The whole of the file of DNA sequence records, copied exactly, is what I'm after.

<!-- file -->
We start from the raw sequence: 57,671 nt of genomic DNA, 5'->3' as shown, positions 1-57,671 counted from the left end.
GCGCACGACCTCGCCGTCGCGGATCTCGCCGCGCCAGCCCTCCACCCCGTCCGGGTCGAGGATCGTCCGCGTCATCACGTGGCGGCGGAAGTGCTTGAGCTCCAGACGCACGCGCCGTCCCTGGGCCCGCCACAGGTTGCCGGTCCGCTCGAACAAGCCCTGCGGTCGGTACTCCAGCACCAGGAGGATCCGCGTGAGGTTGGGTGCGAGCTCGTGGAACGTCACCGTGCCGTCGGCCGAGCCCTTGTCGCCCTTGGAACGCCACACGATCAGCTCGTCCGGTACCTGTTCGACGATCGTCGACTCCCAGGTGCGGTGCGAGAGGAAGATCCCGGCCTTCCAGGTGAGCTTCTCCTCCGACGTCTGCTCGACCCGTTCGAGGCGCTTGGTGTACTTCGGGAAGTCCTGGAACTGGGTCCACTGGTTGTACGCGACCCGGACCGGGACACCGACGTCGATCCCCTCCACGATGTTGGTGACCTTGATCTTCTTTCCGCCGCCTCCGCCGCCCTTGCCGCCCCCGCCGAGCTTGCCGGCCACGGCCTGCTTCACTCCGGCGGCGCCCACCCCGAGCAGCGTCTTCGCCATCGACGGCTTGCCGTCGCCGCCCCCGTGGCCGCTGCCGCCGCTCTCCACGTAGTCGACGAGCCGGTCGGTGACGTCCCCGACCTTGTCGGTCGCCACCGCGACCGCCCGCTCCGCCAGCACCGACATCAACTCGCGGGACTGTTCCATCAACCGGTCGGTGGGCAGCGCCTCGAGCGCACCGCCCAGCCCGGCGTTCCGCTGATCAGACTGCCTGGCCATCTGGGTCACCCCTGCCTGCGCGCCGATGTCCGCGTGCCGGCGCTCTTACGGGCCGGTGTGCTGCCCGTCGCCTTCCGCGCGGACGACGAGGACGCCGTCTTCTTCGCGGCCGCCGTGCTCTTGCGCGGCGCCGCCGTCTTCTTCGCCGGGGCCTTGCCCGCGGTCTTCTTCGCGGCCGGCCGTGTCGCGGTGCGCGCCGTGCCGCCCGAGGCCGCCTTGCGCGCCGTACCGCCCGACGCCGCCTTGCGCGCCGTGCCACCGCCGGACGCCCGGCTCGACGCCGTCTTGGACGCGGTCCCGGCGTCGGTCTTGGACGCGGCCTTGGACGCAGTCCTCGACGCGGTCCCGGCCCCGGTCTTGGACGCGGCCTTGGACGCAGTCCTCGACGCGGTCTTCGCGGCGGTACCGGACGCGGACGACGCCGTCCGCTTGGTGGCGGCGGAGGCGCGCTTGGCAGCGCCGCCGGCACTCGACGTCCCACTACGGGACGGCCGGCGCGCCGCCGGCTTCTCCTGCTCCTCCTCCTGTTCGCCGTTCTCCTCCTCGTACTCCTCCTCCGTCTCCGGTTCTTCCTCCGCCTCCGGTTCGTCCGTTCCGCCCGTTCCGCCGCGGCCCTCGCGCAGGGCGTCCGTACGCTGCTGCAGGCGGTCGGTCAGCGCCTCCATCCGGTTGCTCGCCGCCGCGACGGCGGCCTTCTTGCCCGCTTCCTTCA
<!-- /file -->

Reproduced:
We start from the raw sequence: 57,671 nt of genomic DNA, 5'->3' as shown, positions 1-57,671 counted from the left end.
GCGCACGACCTCGCCGTCGCGGATCTCGCCGCGCCAGCCCTCCACCCCGTCCGGGTCGAGGATCGTCCGCGTCATCACGTGGCGGCGGAAGTGCTTGAGCTCCAGACGCACGCGCCGTCCCTGGGCCCGCCACAGGTTGCCGGTCCGCTCGAACAAGCCCTGCGGTCGGTACTCCAGCACCAGGAGGATCCGCGTGAGGTTGGGTGCGAGCTCGTGGAACGTCACCGTGCCGTCGGCCGAGCCCTTGTCGCCCTTGGAACGCCACACGATCAGCTCGTCCGGTACCTGTTCGACGATCGTCGACTCCCAGGTGCGGTGCGAGAGGAAGATCCCGGCCTTCCAGGTGAGCTTCTCCTCCGACGTCTGCTCGACCCGTTCGAGGCGCTTGGTGTACTTCGGGAAGTCCTGGAACTGGGTCCACTGGTTGTACGCGACCCGGACCGGGACACCGACGTCGATCCCCTCCACGATGTTGGTGACCTTGATCTTCTTTCCGCCGCCTCCGCCGCCCTTGCCGCCCCCGCCGAGCTTGCCGGCCACGGCCTGCTTCACTCCGGCGGCGCCCACCCCGAGCAGCGTCTTCGCCATCGACGGCTTGCCGTCGCCGCCCCCGTGGCCGCTGCCGCCGCTCTCCACGTAGTCGACGAGCCGGTCGGTGACGTCCCCGACCTTGTCGGTCGCCACCGCGACCGCCCGCTCCGCCAGCACCGACATCAACTCGCGGGACTGTTCCATCAACCGGTCGGTGGGCAGCGCCTCGAGCGCACCGCCCAGCCCGGCGTTCCGCTGATCAGACTGCCTGGCCATCTGGGTCACCCCTGCCTGCGCGCCGATGTCCGCGTGCCGGCGCTCTTACGGGCCGGTGTGCTGCCCGTCGCCTTCCGCGCGGACGACGAGGACGCCGTCTTCTTCGCGGCCGCCGTGCTCTTGCGCGGCGCCGCCGTCTTCTTCGCCGGGGCCTTGCCCGCGGTCTTCTTCGCGGCCGGCCGTGTCGCGGTGCGCGCCGTGCCGCCCGAGGCCGCCTTGCGCGCCGTACCGCCCGACGCCGCCTTGCGCGCCGTGCCACCGCCGGACGCCCGGCTCGACGCCGTCTTGGACGCGGTCCCGGCGTCGGTCTTGGACGCGGCCTTGGACGCAGTCCTCGACGCGGTCCCGGCCCCGGTCTTGGACGCGGCCTTGGACGCAGTCCTCGACGCGGTCTTCGCGGCGGTACCGGACGCGGACGACGCCGTCCGCTTGGTGGCGGCGGAGGCGCGCTTGGCAGCGCCGCCGGCACTCGACGTCCCACTACGGGACGGCCGGCGCGCCGCCGGCTTCTCCTGCTCCTCCTCCTGTTCGCCGTTCTCCTCCTCGTACTCCTCCTCCGTCTCCGGTTCTTCCTCCGCCTCCGGTTCGTCCGTTCCGCCCGTTCCGCCGCGGCCCTCGCGCAGGGCGTCCGTACGCTGCTGCAGGCGGTCGGTCAGCGCCTCCATCCGGTTGCTCGCCGCCGCGACGGCGGCCTTCTTGCCCGCTTCCTTCA